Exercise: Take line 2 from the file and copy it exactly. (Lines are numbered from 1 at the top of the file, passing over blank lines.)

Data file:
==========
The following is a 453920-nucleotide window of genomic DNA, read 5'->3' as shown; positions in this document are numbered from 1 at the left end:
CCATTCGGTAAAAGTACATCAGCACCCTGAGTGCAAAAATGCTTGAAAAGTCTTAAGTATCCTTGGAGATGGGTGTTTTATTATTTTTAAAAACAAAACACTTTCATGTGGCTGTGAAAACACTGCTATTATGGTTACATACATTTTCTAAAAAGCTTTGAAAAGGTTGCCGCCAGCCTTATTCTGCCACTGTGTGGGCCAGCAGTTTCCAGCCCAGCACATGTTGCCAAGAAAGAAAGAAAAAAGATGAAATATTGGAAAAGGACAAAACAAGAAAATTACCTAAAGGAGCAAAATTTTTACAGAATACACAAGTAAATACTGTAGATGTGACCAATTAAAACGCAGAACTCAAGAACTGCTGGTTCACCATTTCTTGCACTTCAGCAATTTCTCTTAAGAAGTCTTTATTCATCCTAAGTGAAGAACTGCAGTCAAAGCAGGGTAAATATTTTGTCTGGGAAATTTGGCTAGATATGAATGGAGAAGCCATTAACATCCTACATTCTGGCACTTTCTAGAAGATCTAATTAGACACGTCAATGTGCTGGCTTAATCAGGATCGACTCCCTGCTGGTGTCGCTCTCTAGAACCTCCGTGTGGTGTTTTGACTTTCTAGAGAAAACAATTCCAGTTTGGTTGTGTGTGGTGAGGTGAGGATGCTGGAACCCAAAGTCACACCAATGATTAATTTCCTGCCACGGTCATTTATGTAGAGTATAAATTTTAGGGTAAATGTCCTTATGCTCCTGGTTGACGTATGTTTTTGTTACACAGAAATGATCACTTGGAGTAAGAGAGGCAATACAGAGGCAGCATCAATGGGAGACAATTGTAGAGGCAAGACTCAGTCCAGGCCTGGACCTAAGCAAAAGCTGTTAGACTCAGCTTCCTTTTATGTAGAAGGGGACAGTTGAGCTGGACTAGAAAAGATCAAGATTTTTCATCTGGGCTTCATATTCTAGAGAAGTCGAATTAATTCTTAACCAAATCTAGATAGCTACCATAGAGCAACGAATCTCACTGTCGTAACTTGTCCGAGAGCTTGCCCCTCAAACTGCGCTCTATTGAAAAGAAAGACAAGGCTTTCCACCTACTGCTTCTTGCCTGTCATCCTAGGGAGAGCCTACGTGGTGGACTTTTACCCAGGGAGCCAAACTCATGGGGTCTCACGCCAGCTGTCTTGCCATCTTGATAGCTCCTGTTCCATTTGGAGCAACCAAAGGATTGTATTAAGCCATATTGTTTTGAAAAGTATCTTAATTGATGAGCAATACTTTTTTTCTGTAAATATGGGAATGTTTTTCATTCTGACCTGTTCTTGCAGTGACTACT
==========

CCATTCGGTAAAAGTACATCAGCACCCTGAGTGCAAAAATGCTTGAAAAGTCTTAAGTATCCTTGGAGATGGGTGTTTTATTATTTTTAAAAACAAAACACTTTCATGTGGCTGTGAAAACACTGCTATTATGGTTACATACATTTTCTAAAAAGCTTTGAAAAGGTTGCCGCCAGCCTTATTCTGCCACTGTGTGGGCCAGCAGTTTCCAGCCCAGCACATGTTGCCAAGAAAGAAAGAAAAAAGATGAAATATTGGAAAAGGACAAAACAAGAAAATTACCTAAAGGAGCAAAATTTTTACAGAATACACAAGTAAATACTGTAGATGTGACCAATTAAAACGCAGAACTCAAGAACTGCTGGTTCACCATTTCTTGCACTTCAGCAATTTCTCTTAAGAAGTCTTTATTCATCCTAAGTGAAGAACTGCAGTCAAAGCAGGGTAAATATTTTGTCTGGGAAATTTGGCTAGATATGAATGGAGAAGCCATTAACATCCTACATTCTGGCACTTTCTAGAAGATCTAATTAGACACGTCAATGTGCTGGCTTAATCAGGATCGACTCCCTGCTGGTGTCGCTCTCTAGAACCTCCGTGTGGTGTTTTGACTTTCTAGAGAAAACAATTCCAGTTTGGTTGTGTGTGGTGAGGTGAGGATGCTGGAACCCAAAGTCACACCAATGATTAATTTCCTGCCACGGTCATTTATGTAGAGTATAAATTTTAGGGTAAATGTCCTTATGCTCCTGGTTGACGTATGTTTTTGTTACACAGAAATGATCACTTGGAGTAAGAGAGGCAATACAGAGGCAGCATCAATGGGAGACAATTGTAGAGGCAAGACTCAGTCCAGGCCTGGACCTAAGCAAAAGCTGTTAGACTCAGCTTCCTTTTATGTAGAAGGGGACAGTTGAGCTGGACTAGAAAAGATCAAGATTTTTCATCTGGGCTTCATATTCTAGAGAAGTCGAATTAATTCTTAACCAAATCTAGATAGCTACCATAGAGCAACGAATCTCACTGTCGTAACTTGTCCGAGAGCTTGCCCCTCAAACTGCGCTCTATTGAAAAGAAAGACAAGGCTTTCCACCTACTGCTTCTTGCCTGTCATCCTAGGGAGAGCCTACGTGGTGGACTTTTACCCAGGGAGCCAAACTCATGGGGTCTCACGCCAGCTGTCTTGCCATCTTGATAGCTCCTGTTCCATTTGGAGCAACCAAAGGATTGTATTAAGCCATATTGTTTTGAAAAGTATCTTAATTGATGAGCAATACTTTTTTTCTGTAAATATGGGAATGTTTTTCATTCTGACCTGTTCTTGCAGTGACTACT